As I was struggling with slope guessing with my feet, I asked if we could use the spirit level that the coach had, to first get a perfect slope reading. I asked to do this because I wanted to validate the system’s accuracy and to start to improve my foot awareness, by first guessing myself then seeing how close I was by checking against the spirit level reading.
As another way to help build my confidence in the method, the coach suggested that after we had ascertained the exact slope with the spirit level and deduced an ‘exact’ read, based on facts AND the Aim Point laws of physics, we should put a string line above my intended line of putt to make sure I was stroking perfectly at the point the system told me to. The coach also stood directly behind me and visually gave feed back as to whether he thought, I had indeed stroked the putt exactly down the Aim Point line.
I stroked the first putt. It took off perfectly underneath the string line which was suspended above my putt line. The ball rolled toward the ‘Aim Point’ that the coach had worked out ‘perfectly.’ The putt finished some 3 to 4 feet right of the hole with perfect pace about 10 inches past.I hit several more putts to average out any surface inconsistency, but the results were the same. I asked the coach what was wrong. After all we had measured slope with a spirit level so it had to be accurate and therefore as we knew the green speed, the Aim Point system should have given me a very accurate read and certainly got my ball to within inches and not feet! The coach looked embarrassed and asked me to hit another putt except this time he asked that we go down the tier instead of up. So we went through the whole process again with the spirit level and the string line and him standing behind me to confirm the quality of my stroke.The results were the same and the ball was missing by 3 or 4 ft with perfect pace. The coach then got on the phone to the ‘big boss’ in America and explained the anomaly and ensured me that they would find the answer to this problem and get back to me asap.That was over a year ago and I have not heard a thing!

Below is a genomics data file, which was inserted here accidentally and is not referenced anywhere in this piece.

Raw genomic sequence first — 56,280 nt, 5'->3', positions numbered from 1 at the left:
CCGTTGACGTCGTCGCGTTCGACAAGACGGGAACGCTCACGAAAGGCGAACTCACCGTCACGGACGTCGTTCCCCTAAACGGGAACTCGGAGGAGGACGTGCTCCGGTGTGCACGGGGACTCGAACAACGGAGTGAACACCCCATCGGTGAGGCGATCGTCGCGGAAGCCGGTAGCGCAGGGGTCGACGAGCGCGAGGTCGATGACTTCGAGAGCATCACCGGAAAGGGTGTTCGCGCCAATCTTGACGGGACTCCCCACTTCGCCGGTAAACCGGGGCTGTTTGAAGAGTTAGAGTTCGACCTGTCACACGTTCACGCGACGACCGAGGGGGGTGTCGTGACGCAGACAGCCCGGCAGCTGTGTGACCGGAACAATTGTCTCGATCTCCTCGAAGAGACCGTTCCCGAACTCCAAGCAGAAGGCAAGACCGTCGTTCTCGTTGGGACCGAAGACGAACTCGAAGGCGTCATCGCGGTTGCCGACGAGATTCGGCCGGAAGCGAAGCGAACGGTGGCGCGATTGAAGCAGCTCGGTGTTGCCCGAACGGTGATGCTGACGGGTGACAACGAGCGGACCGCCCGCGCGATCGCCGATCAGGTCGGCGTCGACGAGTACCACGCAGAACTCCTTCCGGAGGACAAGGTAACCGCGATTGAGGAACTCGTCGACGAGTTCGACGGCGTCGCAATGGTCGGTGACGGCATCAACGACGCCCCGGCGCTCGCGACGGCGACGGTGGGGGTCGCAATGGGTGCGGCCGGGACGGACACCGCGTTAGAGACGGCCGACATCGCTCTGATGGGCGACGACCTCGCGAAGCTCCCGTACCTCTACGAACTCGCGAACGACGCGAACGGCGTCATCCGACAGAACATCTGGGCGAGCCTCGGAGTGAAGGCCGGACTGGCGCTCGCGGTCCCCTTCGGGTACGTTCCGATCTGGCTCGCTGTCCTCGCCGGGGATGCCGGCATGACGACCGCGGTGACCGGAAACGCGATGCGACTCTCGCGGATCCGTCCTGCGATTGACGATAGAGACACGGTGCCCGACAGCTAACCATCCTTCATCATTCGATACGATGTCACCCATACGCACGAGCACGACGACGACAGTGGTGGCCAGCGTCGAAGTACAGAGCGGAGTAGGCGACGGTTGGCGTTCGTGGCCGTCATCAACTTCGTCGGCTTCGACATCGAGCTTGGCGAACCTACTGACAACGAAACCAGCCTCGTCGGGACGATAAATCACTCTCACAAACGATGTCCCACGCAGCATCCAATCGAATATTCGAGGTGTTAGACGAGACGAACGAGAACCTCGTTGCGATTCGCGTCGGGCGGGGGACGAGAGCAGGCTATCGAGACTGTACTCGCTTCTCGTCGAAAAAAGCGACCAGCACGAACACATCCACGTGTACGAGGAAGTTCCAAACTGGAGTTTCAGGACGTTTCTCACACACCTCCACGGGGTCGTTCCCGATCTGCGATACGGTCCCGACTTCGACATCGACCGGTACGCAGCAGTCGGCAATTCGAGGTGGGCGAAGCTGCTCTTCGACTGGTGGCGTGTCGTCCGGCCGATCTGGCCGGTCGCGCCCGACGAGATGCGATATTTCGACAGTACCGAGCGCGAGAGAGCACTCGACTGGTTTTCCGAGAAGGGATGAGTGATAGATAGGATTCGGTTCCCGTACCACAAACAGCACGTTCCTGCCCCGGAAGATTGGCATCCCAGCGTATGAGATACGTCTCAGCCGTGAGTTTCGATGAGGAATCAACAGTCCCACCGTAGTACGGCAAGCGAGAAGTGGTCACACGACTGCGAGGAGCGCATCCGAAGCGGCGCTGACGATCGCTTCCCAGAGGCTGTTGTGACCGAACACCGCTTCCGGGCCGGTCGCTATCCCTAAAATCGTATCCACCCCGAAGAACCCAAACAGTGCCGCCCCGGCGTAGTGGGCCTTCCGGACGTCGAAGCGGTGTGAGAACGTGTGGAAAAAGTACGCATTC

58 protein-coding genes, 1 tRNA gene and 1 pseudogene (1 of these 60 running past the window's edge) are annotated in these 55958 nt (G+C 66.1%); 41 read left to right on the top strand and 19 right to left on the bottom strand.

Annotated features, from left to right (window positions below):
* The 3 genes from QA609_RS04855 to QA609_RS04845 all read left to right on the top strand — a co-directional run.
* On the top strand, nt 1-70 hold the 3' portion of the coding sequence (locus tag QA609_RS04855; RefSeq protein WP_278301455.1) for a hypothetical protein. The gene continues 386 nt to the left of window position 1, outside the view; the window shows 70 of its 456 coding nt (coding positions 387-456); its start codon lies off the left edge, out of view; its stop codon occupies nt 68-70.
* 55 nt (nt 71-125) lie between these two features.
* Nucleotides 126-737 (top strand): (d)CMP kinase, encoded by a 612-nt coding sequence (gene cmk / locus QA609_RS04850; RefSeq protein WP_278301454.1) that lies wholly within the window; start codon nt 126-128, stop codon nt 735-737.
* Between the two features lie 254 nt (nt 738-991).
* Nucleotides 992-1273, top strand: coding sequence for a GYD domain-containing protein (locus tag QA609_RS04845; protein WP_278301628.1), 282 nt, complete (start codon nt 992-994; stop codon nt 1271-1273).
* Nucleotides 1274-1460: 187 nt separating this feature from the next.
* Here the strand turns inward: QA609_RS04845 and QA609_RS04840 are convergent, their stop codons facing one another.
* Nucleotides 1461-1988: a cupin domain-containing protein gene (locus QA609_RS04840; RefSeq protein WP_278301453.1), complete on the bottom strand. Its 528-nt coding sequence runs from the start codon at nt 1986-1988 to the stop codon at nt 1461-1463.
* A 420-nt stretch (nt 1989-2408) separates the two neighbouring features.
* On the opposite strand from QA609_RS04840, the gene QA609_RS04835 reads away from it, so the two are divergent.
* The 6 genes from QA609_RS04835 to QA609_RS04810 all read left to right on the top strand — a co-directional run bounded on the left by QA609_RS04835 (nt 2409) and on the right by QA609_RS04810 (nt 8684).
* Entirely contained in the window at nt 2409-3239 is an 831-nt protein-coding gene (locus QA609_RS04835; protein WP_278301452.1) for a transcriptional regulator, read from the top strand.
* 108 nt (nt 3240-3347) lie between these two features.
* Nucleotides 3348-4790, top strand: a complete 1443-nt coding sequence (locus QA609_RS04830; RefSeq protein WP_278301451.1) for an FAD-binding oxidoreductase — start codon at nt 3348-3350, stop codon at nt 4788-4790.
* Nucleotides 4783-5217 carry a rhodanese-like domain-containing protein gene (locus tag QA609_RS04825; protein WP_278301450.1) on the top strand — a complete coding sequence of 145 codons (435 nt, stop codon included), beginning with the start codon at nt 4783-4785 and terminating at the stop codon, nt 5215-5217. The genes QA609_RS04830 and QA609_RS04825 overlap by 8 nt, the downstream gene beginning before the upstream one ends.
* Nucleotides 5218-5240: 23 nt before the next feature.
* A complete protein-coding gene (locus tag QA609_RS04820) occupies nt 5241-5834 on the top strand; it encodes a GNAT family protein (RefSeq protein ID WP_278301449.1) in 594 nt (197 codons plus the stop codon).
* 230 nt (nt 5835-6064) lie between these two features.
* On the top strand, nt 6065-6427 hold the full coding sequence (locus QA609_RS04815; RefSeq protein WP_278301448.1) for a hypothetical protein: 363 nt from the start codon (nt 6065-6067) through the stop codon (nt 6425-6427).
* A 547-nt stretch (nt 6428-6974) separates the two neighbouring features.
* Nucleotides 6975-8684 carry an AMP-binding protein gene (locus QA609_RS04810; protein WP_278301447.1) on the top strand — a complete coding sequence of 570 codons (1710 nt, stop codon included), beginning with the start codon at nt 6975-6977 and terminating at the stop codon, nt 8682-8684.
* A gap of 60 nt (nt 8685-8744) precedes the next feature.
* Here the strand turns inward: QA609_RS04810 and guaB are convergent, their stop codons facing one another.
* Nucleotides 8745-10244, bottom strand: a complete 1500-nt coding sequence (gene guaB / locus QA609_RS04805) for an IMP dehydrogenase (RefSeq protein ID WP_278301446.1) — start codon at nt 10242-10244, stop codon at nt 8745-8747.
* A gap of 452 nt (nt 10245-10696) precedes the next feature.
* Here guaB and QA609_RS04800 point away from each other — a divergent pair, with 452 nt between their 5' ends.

I have to admit that on most average putts inside 25ft ‘IF’ I used the spirit level and got an accurate slope reading that the system was pretty good, but certainly no better than if I used my eyes like all the great putters through history. My other big problem with this system is the way in which the information has changed several times since it’s inception. To explain, Aim Point came up with a faster way to use their method called Aim Point express. This involves using your fingers held up with one eye shut, to measure a point to aim at equidistant to the hole.Depending on green speed you are told to hold the measuring arm at different lengths from bent to straight. Now this for me was already questioning my logic, as we all have different arm lengths and it seemed so subjective and non factual that I struggled to trust it. Then to make things worse after I had been practising for a few weeks with one set of arm length recommendations, I was told that they had refined the system and all the original instructions they gave me were inaccurate!
As you can probably tell by now, I am not impressed with Aim Point at all and for me it is another example of trying to reinvent the wheel which is already as good as it gets.
Like all things in golf there will always be examples of people who use any given method and have some success with it, and maybe you have octopus tentacles in your feet, but until someone putts better than Tiger from 1997 to 2007 or Jack Nicklaus for pretty much his whole life, or Ben Crenshaw, or Brad Faxon, or Loren Roberts etc, etc, I am happy to read the green with my eyes!